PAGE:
Father of Soviet submarines dead at 91
Sergei Kovalyov, the father of the Soviet Union and Russia's nuclear submarine programme, has died at the age of 91 in his native Saint Petersburg, his colleagues said on Friday.
A towering figure in the secret world of strategic arsenals, Kovalyov is credited with designing 92 types of submarines at a time when Moscow and Washington fought a bitter war for supremacy of the world's seas.
He began his career in 1948, working at first on the design of a revolutionary S-99 model that became the fastest submarine in the Soviet Union's nascent naval forces.
Kovalyov began designing his first nuclear-powered ballistic missile submarine in 1958, the same year he was appointed in charge of the Soviet Union's entire strategic naval forces programme.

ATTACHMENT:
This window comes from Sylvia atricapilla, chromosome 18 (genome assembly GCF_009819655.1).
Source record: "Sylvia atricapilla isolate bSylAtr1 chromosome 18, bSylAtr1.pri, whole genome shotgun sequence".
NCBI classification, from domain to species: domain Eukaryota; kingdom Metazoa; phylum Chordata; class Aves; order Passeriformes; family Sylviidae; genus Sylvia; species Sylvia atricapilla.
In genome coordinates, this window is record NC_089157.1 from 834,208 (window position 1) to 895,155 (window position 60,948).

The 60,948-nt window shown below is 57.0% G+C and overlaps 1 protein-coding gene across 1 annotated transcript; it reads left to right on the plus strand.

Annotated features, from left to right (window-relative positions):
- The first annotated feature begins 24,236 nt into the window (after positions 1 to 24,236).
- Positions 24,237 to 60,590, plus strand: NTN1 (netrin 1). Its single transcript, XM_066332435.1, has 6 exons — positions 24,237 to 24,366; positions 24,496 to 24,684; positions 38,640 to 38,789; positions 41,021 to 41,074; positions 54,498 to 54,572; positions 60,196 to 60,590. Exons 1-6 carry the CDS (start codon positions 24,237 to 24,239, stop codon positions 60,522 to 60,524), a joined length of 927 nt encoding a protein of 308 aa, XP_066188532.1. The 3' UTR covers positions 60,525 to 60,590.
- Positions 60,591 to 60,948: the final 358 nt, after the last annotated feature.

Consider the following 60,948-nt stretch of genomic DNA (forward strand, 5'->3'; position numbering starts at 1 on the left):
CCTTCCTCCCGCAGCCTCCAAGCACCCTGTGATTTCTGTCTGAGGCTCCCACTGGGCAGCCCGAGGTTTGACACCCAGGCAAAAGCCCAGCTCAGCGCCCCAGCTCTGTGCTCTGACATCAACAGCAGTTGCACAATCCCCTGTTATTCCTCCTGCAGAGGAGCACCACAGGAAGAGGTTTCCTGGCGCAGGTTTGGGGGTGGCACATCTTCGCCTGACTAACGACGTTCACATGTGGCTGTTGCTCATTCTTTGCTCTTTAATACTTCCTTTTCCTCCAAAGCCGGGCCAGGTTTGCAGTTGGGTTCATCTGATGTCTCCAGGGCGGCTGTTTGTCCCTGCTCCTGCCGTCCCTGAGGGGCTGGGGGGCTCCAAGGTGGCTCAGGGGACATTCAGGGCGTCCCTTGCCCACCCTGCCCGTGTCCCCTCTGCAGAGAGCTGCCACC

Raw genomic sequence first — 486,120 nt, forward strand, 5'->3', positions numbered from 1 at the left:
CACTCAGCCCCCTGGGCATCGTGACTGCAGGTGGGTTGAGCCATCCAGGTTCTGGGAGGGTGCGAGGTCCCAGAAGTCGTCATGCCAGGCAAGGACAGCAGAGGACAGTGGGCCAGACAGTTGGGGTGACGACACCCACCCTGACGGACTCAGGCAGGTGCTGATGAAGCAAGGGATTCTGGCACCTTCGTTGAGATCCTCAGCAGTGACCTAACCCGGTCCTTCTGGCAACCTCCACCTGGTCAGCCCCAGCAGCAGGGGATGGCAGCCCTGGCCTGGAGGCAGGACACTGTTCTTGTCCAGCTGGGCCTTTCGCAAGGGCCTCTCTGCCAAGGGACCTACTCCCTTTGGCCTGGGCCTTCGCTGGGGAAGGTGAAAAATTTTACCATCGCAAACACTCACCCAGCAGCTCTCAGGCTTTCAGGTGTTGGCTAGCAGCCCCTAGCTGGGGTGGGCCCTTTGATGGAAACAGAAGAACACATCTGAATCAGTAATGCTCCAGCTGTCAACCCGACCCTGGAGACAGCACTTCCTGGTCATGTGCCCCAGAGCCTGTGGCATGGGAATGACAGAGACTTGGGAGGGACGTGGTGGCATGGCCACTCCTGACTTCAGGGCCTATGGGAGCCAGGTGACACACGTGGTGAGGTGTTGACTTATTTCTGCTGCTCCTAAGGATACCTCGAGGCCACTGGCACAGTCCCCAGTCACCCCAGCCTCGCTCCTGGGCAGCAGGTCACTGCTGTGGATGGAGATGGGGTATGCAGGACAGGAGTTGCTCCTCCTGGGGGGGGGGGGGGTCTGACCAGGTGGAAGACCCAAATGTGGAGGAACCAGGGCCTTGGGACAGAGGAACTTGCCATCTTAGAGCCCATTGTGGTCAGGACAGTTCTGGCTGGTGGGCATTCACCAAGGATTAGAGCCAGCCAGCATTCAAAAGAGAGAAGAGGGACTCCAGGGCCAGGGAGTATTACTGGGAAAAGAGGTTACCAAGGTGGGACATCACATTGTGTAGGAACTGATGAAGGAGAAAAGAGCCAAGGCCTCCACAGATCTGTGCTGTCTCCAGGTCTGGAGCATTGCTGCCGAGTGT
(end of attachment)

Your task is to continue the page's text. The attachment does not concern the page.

In a congratulatory message issued on Kovalyov's 90th birthday, President Dmitry Medvedev called him "a designer who has made an outstanding contribution to the development of the national ship building industry."
Most recently, Kovalyov was involved in designing off-shore oil and natural gas production platforms, an industry vital to Russia's efforts to develop the energy reserves trapped off its Pacific coast.